Two of my students and I just published a paper on the utility of body mass index (BMI) as an indicator of health. There have been several critiques of BMI lately in the popular press that have suggested that alternative measures of body size are much better at predicting health status. We decided to take a look at this and compared BMI to several alternative measures of body size as predictors of cholesterol, blood pressure and fasting glucose. We found that none of the alternative measures were consistently better than BMI. So despite the recent criticism, it appears that BMI is a measure that we should be taken seriously as an indicator of obesity and obesity related health risks.
A very cool video about my friend Marshall’s study of yoga and hypertension has been was posted on youtube. This study builds on our earlier work looking at energy expenditure during yoga.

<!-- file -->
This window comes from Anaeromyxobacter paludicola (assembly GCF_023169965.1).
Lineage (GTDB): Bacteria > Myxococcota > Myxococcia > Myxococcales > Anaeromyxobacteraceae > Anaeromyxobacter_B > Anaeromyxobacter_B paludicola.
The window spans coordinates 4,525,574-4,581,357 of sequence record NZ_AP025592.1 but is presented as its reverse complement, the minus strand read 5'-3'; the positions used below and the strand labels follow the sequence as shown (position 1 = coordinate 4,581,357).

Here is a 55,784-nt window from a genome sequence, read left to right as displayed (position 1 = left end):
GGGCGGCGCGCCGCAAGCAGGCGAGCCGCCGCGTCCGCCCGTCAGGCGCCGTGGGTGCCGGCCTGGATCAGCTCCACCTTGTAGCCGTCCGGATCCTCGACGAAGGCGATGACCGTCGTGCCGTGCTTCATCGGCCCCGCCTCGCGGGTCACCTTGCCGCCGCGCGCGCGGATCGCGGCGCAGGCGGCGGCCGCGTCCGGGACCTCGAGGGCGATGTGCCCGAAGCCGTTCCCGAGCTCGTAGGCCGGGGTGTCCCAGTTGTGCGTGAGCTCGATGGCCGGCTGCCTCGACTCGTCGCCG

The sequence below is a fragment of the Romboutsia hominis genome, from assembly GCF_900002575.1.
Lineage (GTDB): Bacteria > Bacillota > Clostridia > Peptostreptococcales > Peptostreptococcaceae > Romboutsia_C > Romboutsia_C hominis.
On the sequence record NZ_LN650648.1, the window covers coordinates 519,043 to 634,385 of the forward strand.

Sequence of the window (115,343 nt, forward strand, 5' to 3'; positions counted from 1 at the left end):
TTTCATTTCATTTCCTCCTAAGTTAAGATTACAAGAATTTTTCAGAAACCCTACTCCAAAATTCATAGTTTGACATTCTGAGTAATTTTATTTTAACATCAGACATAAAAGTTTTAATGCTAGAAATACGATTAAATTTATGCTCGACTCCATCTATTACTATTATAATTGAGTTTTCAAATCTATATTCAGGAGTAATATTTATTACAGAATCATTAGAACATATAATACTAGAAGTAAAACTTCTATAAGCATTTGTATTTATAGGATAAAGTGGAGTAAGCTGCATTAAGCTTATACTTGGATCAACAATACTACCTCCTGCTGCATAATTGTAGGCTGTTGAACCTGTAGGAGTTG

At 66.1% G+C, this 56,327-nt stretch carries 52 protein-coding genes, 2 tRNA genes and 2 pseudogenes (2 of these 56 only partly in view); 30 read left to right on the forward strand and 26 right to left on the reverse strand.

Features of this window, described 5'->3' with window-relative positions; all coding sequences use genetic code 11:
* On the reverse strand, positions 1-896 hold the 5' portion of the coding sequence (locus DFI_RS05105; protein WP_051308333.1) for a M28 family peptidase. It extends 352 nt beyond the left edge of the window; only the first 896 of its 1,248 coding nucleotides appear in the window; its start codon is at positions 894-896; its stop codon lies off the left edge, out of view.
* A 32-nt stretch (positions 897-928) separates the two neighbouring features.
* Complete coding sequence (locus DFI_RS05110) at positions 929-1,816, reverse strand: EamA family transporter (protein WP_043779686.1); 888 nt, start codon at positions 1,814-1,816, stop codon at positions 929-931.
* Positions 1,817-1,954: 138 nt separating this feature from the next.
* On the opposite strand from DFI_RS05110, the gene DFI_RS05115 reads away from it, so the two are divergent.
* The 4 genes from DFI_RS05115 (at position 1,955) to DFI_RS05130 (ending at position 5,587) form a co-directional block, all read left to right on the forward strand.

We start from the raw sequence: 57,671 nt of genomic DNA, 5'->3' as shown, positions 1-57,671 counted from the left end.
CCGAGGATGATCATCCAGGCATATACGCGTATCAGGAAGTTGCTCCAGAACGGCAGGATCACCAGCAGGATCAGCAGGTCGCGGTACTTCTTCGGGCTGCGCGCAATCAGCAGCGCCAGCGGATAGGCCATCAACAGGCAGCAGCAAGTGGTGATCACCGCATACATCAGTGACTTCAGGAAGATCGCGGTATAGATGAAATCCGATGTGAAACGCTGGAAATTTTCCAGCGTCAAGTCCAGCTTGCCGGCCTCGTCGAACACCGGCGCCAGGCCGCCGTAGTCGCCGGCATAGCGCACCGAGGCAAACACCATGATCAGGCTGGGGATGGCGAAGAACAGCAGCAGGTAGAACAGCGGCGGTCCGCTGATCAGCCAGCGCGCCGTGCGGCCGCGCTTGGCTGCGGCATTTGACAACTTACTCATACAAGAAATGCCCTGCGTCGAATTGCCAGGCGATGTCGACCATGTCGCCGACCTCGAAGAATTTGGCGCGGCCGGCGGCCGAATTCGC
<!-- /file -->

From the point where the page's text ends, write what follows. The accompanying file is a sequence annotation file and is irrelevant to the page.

Apparently I gave a lecture back in Feb 2011 that has been posted on VEOMED, which appears to be an open access archive of academic lectures.
A video feed from the NIEHS Virtual Forum: Childhood Obesity that I took part in has been posted to YouTube (embedded below). Questions for the discussion panel were sent into NIEHS by email, text and Twitter. The discussion covers a lot of topics related to obesity including, neighborhood built environments, chemical exposures and policy.
NIEHS’ description of the event:
Could early life chemical exposures explain the dramatic rise in obesity rates?
There are many theories on what is causing the huge increase in obesity in the U.S. and around the world. Certainly diet and lifestyle have something to do with it, but what about prenatal and early life chemical exposures?
The National Institute of Environmental Health Sciences is pleased to announce a virtual forum on childhood obesity and possible links to environmental exposures. Whether you’re a concerned parent, advocate, community leader, or policy maker, you’ll want to tune in to hear the discussion and ask your questions about the latest research on obesity. Our distinguished panel includes experts from: Johns Hopkins University, Kaiser Permanente, the University of Michigan, Columbia University, and the National Toxicology Program.
The Actual Event